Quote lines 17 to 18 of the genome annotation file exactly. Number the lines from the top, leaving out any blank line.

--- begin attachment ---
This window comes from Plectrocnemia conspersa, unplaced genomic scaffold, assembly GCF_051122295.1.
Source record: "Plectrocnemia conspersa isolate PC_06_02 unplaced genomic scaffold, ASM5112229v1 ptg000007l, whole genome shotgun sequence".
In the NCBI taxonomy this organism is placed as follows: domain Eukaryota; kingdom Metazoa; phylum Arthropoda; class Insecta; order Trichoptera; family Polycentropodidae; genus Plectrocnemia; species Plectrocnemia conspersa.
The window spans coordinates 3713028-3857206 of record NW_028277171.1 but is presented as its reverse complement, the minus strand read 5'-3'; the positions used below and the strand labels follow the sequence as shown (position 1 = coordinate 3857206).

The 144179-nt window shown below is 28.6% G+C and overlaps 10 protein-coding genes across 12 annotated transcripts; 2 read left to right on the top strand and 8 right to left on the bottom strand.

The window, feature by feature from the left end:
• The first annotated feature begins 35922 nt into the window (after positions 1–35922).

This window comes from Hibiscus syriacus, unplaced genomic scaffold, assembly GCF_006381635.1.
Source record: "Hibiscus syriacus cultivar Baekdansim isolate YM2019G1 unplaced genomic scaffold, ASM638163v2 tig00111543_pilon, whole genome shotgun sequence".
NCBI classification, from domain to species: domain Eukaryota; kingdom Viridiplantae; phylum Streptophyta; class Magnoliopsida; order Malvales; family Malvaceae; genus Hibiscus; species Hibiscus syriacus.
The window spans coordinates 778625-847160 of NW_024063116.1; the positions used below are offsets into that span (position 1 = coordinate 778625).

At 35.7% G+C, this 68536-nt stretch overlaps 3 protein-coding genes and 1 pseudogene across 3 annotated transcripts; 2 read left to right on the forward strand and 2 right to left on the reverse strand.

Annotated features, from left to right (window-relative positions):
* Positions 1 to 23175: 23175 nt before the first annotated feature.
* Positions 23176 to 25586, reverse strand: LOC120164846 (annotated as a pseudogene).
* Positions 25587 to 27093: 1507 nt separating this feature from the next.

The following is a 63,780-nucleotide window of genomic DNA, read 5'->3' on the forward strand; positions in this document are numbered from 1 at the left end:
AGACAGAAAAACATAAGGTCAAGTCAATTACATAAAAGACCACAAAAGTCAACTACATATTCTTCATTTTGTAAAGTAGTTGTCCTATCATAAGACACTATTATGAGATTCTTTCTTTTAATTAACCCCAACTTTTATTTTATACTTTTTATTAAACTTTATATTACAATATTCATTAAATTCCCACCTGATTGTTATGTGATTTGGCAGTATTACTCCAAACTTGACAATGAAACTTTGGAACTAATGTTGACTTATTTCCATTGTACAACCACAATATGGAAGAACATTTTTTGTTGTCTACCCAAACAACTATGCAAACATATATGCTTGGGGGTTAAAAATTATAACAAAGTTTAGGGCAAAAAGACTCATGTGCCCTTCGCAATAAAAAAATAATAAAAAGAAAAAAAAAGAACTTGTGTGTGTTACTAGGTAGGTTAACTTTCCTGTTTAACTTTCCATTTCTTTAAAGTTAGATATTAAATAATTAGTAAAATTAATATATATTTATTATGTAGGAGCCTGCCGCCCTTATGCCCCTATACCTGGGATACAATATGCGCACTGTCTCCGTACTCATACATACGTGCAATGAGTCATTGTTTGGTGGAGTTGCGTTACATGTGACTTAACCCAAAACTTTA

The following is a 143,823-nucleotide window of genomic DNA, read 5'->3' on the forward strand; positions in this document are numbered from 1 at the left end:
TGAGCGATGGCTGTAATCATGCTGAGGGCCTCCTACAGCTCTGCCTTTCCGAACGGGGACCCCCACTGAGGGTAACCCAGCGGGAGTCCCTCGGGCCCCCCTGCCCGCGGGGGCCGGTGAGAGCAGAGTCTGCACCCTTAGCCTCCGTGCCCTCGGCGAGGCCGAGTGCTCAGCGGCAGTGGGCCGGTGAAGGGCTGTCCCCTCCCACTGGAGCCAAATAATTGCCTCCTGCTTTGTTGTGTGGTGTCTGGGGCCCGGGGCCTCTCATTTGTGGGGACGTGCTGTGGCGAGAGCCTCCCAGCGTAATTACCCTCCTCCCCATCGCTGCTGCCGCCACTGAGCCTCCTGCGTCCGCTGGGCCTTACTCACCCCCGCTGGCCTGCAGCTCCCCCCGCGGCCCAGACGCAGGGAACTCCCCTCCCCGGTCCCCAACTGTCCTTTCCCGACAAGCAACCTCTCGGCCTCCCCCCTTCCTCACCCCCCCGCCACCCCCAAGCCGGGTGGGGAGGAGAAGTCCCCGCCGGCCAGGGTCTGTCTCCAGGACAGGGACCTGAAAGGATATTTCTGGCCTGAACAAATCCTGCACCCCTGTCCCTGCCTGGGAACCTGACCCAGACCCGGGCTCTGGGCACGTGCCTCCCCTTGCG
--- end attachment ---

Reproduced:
The following is a 63,780-nucleotide window of genomic DNA, read 5'->3' on the forward strand; positions in this document are numbered from 1 at the left end:
AGACAGAAAAACATAAGGTCAAGTCAATTACATAAAAGACCACAAAAGTCAACTACATATTCTTCATTTTGTAAAGTAGTTGTCCTATCATAAGACACTATTATGAGATTCTTTCTTTTAATTAACCCCAACTTTTATTTTATACTTTTTATTAAACTTTATATTACAATATTCATTAAATTCCCACCTGATTGTTATGTGATTTGGCAGTATTACTCCAAACTTGACAATGAAACTTTGGAACTAATGTTGACTTATTTCCATTGTACAACCACAATATGGAAGAACATTTTTTGTTGTCTACCCAAACAACTATGCAAACATATATGCTTGGGGGTTAAAAATTATAACAAAGTTTAGGGCAAAAAGACTCATGTGCCCTTCGCAATAAAAAAATAATAAAAAGAAAAAAAAAGAACTTGTGTGTGTTACTAGGTAGGTTAACTTTCCTGTTTAACTTTCCATTTCTTTAAAGTTAGATATTAAATAATTAGTAAAATTAATATATATTTATTATGTAGGAGCCTGCCGCCCTTATGCCCCTATACCTGGGATACAATATGCGCACTGTCTCCGTACTCATACATACGTGCAATGAGTCATTGTTTGGTGGAGTTGCGTTACATGTGACTTAACCCAAAACTTTA